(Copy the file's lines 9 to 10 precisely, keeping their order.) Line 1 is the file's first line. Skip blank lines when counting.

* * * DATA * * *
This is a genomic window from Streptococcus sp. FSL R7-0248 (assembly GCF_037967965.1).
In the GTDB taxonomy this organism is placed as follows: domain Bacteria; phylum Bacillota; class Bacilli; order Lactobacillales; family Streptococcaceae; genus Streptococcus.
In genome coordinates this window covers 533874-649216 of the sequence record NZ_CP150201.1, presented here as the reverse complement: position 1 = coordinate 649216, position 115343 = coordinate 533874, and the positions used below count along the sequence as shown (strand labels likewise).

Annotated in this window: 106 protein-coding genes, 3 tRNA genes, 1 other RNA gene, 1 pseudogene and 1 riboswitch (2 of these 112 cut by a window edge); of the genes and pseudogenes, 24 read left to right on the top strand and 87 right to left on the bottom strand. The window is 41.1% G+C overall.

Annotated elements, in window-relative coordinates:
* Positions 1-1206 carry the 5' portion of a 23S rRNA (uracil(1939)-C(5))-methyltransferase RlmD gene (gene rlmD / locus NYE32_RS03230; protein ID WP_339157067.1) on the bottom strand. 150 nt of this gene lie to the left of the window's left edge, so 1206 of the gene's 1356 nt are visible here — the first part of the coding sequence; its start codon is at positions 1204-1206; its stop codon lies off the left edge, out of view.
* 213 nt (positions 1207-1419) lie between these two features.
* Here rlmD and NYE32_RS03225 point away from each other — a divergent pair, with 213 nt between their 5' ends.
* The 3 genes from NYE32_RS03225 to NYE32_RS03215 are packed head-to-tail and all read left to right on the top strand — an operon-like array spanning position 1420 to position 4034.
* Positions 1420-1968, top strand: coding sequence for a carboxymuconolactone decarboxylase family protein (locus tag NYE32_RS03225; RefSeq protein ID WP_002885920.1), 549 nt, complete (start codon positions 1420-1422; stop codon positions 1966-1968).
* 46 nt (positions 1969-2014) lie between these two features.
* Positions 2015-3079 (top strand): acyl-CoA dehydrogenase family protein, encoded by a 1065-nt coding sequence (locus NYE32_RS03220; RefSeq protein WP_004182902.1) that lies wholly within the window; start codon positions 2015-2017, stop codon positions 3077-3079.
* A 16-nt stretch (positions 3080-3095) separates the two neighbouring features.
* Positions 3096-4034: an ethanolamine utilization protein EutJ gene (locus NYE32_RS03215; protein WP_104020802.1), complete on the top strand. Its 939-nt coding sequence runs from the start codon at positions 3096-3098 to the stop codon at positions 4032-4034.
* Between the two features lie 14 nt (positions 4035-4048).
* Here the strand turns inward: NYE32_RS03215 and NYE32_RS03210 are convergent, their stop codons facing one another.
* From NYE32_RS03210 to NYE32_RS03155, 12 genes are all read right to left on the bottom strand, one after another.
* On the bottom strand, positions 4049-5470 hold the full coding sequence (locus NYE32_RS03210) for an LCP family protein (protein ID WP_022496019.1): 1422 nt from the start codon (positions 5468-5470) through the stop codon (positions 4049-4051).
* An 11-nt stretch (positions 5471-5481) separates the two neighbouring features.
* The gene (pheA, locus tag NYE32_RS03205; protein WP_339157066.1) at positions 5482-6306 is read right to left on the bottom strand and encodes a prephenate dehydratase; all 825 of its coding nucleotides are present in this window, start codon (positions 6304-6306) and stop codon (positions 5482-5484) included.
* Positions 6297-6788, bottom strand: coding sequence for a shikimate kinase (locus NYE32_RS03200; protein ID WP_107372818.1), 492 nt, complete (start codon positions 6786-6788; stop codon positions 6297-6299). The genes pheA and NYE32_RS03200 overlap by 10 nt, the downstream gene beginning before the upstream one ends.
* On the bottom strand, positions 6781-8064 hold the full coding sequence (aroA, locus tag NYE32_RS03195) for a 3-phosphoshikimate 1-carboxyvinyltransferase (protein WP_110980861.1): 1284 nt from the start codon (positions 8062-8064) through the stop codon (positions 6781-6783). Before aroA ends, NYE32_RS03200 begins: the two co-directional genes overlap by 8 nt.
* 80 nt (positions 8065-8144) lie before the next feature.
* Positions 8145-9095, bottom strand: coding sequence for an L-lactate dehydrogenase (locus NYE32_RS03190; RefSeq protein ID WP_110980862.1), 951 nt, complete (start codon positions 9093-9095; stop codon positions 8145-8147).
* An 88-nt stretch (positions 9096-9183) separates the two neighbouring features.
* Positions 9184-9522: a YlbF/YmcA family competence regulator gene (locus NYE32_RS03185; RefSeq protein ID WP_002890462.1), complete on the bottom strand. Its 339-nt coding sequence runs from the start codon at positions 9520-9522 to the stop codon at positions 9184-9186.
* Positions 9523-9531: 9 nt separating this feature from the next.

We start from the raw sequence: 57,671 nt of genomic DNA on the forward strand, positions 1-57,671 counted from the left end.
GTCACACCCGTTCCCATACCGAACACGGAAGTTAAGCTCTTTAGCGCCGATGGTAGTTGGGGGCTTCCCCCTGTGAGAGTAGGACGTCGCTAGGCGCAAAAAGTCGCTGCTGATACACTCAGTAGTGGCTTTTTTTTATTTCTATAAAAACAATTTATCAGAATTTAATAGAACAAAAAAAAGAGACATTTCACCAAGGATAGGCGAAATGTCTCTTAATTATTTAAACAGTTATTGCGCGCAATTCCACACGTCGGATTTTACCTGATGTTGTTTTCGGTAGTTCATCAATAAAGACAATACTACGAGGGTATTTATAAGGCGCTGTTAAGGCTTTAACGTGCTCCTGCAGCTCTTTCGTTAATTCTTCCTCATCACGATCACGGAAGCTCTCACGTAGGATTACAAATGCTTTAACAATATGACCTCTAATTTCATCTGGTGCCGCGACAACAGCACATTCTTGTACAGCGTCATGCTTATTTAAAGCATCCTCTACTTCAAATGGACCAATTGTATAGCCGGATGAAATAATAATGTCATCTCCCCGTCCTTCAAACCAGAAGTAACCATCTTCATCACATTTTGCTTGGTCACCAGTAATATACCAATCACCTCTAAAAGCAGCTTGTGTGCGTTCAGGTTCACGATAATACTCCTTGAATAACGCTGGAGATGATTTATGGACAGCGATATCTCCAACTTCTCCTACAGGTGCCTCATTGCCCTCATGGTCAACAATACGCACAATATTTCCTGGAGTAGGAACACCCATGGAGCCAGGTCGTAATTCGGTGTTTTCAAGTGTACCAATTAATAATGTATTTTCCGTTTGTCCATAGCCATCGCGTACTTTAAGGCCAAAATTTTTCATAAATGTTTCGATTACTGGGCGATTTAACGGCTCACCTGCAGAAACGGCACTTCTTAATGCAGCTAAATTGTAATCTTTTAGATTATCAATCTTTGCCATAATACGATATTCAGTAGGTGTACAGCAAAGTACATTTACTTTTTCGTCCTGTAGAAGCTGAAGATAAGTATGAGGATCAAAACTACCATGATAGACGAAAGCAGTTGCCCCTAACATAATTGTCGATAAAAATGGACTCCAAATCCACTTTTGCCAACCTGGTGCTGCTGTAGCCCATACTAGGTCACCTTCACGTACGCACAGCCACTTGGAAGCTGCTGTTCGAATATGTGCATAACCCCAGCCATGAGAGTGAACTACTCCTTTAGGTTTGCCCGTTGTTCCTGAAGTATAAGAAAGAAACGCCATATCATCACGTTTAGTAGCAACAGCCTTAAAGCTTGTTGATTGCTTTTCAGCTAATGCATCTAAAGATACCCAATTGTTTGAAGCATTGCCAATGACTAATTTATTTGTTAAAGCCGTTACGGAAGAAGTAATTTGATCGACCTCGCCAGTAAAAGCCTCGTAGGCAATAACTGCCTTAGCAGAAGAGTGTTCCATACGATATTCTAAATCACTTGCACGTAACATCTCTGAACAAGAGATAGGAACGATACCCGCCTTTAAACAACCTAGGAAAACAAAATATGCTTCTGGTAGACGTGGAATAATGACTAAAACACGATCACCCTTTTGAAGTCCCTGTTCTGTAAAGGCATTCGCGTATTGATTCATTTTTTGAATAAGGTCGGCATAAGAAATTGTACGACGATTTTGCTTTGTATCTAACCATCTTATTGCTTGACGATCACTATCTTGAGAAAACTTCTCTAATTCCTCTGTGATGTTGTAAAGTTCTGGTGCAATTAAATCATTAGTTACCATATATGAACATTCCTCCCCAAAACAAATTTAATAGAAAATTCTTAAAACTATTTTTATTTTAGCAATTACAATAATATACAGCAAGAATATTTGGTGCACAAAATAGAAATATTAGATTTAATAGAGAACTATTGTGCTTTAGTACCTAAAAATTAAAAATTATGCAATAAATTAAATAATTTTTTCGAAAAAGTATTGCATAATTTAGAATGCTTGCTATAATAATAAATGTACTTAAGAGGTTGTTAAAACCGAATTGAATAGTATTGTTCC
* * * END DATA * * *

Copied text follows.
* The 3 genes from NYE32_RS03225 to NYE32_RS03215 are packed head-to-tail and all read left to right on the top strand — an operon-like array spanning position 1420 to position 4034.
* Positions 1420-1968, top strand: coding sequence for a carboxymuconolactone decarboxylase family protein (locus tag NYE32_RS03225; RefSeq protein ID WP_002885920.1), 549 nt, complete (start codon positions 1420-1422; stop codon positions 1966-1968).